A week or so ago, the font of much regulatory creativity, the U.K.’s Andrew Haldane, recommended to Parliament that the British government establish a government-owned utility to control data on the retail banking system. Could it ever happen here? U.S. banks may feel secure in the knowledge that the U.S. Government would never engage in private commerce, but that’s what banks thought about the payment system before the Federal Reserve took over most of the business. Consumer banking is more and more seen as a utility that must serve the public good even as management seeks to mollify shareholders. Mr. Haldane recognizes the inherent conflict in this notion and, thus, proposes to hand the keys over to the government. Could the CFPB do the same?
First to Mr. Haldane’s idea. To be sure, it’s based on one characteristic of British banking that’s quite different from ours. U.K. banking is very, very concentrated. This was true even before the crisis, but it’s even far more tightly controlled than ever because of the demise of several major players that were then merged with other large U.K. banks to make them even bigger. Although Her Majesty’s Government still holds large stakes in several of these acquirers and other troubled survivors, this has done nothing to calm complaints about the few choices British consumers believe they have when they want to open a new checking account or leave their current bank for a more friendly or cheaper one. Various proposals are thus under consideration to improve U.K. bank competitiveness, with Mr. Haldane’s concept one of the most innovative among them.

To date, he has offered few details. However, the idea is that the government would manage a master data system in which all retail-banking products would be catalogued and customer information maintained. This would, he posits, eliminate the data-gathering obstacles that make it hard for customers to compare services and move accounts. In essence, a consumer would dial up the government’s utility, tell it to move an account from Bank A to Bank B and, lo, it would be done.
The U.K. banking system is, as noted, different from the U.S. one, but it’s not at all clear that it’s any easier here to pick financial products or move accounts around. The latter can prove particularly tricky, as many customers found out last year as they tried to move money from large to small banks at the urging of community activists. Lots of accounts stayed stuck because consumers didn’t have the time or energy to move them, desire to do so notwithstanding. Indeed, the “stickiness” of bank services is one reason retail banks fight so hard to get first-time customers, knowing that business is as good as locked in once that signature card is in hand.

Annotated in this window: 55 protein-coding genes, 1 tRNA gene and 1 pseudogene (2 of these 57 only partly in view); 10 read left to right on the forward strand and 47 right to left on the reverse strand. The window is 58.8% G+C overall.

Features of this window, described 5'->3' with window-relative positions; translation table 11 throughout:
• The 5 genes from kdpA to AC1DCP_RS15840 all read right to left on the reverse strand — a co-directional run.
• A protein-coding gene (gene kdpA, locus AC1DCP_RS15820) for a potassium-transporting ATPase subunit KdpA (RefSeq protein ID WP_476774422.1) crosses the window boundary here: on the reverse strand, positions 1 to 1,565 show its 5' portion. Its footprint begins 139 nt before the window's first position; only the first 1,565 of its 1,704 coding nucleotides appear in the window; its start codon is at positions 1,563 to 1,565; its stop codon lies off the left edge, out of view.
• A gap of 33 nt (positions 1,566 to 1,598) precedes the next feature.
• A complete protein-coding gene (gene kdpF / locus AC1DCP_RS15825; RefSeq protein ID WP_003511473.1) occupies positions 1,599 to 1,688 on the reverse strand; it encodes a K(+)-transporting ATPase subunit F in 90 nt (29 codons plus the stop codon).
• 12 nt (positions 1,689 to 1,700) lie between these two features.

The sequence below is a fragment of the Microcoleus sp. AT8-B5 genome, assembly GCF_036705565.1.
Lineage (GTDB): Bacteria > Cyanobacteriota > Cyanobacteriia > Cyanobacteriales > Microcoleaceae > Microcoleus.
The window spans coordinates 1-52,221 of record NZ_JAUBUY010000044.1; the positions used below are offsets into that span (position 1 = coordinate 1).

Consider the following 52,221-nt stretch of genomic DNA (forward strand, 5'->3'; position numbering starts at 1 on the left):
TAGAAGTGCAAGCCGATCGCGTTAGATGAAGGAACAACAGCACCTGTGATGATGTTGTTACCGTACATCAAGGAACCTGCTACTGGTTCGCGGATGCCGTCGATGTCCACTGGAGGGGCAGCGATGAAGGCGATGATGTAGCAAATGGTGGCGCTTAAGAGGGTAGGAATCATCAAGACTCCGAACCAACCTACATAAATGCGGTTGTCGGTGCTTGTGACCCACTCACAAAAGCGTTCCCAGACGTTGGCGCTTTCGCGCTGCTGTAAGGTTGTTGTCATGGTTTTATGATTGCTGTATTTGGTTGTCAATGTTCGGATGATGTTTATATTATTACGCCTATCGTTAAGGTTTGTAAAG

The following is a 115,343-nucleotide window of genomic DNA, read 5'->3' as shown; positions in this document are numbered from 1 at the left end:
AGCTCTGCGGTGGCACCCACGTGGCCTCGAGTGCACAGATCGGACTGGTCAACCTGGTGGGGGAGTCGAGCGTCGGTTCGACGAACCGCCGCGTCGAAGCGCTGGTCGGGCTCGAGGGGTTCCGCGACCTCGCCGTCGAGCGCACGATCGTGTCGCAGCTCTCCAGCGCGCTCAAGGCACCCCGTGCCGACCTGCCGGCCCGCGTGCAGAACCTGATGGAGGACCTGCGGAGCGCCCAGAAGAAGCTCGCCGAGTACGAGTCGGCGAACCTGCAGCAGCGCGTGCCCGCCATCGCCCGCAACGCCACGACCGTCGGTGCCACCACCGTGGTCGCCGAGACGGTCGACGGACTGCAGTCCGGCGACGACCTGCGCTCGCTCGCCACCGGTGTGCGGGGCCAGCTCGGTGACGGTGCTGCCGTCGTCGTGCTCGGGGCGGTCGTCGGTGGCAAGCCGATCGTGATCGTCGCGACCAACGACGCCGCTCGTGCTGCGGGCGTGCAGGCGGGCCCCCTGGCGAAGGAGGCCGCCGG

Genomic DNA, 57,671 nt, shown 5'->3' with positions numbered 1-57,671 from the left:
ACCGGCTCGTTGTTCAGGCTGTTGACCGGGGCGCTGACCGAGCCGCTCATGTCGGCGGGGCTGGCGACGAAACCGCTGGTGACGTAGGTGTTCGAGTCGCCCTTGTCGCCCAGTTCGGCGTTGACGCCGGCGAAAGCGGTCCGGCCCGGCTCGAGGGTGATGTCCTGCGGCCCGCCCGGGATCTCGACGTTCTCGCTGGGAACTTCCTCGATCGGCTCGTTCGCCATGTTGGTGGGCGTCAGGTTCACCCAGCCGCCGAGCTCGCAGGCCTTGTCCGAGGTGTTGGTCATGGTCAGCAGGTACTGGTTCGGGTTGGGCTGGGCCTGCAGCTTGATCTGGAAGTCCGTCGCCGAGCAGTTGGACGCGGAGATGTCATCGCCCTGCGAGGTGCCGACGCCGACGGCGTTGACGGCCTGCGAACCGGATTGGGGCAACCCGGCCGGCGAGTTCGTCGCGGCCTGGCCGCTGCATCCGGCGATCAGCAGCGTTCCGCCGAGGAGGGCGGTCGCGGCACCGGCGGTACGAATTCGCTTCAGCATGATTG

Ordinarily, U. S. policy-makers would stand aside, telling consumers either to try harder to change banks or give it up and take what’s coming. But, these are not ordinary times. The level of distrust – the nicest word I know for how consumers feel about their banks – is at an unprecedented high. This has already led to a zero-tolerance zone in which any consumer misdeed results in major reputational risk and a walloping CFPB fine to boot. The CFPB has its hands more than full, but a system that helps consumers switch to banks they like better strikes me as one with which the CFPB could well become enamored.

Indeed, the CFPB is already treading on the fine line between public good and private profit. On Wednesday, it announced a new project in tandem with three firms selected for undisclosed reasons. The aim of the program, dubbed “Project Catalyst,” is laudatory: thinking through possible new products and the problems or opportunities they raise. But, for a government agency to do so in tandem with private companies may well create a policy preference for particular products or technologies. This remains to be seen, just as the degree to which the CFPB would countenance a new retail-banking utility under its aegis is unknown. But, unknown is not impossible.